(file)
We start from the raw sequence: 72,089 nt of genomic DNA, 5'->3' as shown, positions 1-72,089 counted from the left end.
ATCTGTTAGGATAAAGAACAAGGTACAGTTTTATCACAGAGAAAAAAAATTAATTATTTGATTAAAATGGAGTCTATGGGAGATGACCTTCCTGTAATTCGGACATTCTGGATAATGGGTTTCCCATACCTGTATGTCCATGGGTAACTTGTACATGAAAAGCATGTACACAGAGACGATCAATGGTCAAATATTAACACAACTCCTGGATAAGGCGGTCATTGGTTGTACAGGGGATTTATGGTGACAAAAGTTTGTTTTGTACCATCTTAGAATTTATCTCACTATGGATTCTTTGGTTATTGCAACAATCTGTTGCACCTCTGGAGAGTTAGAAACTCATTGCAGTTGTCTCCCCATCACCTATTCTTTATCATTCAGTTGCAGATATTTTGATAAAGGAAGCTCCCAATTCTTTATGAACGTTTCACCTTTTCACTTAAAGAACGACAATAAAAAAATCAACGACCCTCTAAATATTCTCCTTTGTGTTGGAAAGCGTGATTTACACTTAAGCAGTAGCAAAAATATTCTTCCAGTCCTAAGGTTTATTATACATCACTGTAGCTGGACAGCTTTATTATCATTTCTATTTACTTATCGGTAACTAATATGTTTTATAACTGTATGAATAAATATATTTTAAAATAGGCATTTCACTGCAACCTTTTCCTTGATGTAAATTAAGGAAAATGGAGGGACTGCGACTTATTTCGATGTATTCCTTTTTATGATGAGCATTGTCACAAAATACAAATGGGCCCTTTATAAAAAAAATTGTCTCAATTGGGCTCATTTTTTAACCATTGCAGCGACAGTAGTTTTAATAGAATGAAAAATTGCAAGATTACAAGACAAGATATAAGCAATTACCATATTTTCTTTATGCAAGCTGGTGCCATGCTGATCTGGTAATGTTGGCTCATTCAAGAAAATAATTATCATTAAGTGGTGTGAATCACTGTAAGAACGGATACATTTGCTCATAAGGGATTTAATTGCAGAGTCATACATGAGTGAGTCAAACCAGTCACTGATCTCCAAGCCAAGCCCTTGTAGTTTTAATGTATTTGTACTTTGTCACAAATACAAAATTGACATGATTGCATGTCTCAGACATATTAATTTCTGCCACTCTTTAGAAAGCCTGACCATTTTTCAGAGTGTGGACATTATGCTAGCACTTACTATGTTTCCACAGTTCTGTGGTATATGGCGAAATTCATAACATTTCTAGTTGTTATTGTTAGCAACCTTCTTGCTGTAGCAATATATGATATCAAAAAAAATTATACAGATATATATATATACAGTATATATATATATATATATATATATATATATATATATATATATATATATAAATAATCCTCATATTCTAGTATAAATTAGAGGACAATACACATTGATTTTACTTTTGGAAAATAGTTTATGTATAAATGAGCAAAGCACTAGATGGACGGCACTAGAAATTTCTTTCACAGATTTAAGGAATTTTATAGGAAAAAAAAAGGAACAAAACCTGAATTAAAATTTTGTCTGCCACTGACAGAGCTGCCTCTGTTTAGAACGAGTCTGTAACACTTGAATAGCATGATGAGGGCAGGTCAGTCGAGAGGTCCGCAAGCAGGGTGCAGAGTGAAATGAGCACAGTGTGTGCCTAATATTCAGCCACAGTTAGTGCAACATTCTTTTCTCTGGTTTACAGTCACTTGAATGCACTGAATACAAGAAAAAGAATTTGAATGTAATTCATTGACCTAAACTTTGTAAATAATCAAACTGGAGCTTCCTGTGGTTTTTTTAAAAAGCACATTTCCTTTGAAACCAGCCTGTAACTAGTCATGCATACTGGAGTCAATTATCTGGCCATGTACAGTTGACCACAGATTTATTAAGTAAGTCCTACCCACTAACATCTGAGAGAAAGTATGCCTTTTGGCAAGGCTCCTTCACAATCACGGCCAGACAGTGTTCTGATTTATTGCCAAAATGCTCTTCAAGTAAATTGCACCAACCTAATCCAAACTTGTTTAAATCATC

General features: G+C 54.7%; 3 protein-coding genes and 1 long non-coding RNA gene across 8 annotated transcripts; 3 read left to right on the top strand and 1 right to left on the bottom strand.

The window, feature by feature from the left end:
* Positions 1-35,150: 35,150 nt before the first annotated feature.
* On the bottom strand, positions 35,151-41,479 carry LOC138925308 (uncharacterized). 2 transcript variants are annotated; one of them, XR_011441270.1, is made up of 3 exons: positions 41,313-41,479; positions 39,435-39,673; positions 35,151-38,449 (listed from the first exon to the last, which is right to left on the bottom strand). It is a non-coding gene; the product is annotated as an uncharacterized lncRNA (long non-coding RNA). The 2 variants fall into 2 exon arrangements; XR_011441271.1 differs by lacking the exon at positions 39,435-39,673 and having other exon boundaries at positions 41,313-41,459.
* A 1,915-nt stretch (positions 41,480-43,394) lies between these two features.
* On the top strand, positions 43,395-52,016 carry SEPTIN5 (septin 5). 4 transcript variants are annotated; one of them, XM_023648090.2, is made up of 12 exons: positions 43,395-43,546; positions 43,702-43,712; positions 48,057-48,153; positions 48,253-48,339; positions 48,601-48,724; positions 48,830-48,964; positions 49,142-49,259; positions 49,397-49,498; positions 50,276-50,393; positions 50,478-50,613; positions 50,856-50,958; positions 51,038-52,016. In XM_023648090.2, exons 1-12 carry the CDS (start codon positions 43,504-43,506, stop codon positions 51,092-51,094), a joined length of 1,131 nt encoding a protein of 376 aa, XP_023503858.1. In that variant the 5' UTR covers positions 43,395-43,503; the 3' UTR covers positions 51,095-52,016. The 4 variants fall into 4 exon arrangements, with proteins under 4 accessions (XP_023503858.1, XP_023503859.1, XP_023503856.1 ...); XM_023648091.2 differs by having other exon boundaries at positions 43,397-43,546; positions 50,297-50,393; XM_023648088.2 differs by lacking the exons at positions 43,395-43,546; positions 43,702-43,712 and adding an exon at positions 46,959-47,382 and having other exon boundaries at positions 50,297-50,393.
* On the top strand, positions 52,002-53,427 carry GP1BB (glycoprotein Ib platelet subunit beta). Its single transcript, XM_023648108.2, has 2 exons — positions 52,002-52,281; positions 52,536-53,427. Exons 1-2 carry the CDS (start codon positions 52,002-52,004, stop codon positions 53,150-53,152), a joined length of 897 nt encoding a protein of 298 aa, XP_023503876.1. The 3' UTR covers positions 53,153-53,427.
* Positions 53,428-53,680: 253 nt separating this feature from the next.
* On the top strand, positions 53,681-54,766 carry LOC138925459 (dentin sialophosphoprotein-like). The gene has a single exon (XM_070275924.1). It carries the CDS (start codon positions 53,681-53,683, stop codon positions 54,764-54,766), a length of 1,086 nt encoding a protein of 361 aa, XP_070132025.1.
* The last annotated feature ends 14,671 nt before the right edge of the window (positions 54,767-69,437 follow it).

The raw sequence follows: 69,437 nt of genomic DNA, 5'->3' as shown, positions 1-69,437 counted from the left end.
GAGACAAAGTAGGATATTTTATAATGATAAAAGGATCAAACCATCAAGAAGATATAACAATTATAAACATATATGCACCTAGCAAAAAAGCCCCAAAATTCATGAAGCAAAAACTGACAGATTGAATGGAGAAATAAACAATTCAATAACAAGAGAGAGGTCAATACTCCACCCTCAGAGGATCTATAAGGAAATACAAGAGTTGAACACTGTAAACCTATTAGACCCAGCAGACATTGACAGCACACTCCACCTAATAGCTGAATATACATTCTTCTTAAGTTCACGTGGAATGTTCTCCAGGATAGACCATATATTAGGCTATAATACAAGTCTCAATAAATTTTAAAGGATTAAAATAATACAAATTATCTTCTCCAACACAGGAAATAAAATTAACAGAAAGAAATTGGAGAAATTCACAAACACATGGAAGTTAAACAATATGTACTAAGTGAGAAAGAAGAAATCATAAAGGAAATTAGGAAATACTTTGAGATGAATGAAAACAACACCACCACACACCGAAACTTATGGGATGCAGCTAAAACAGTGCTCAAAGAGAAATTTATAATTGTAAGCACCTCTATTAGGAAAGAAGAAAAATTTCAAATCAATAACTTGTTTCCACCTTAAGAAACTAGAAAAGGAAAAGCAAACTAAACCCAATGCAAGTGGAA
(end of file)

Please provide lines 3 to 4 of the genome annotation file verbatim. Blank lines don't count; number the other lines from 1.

General features: G+C 54.7%; 3 protein-coding genes and 1 long non-coding RNA gene across 8 annotated transcripts; 3 read left to right on the top strand and 1 right to left on the bottom strand.

The window, feature by feature from the left end: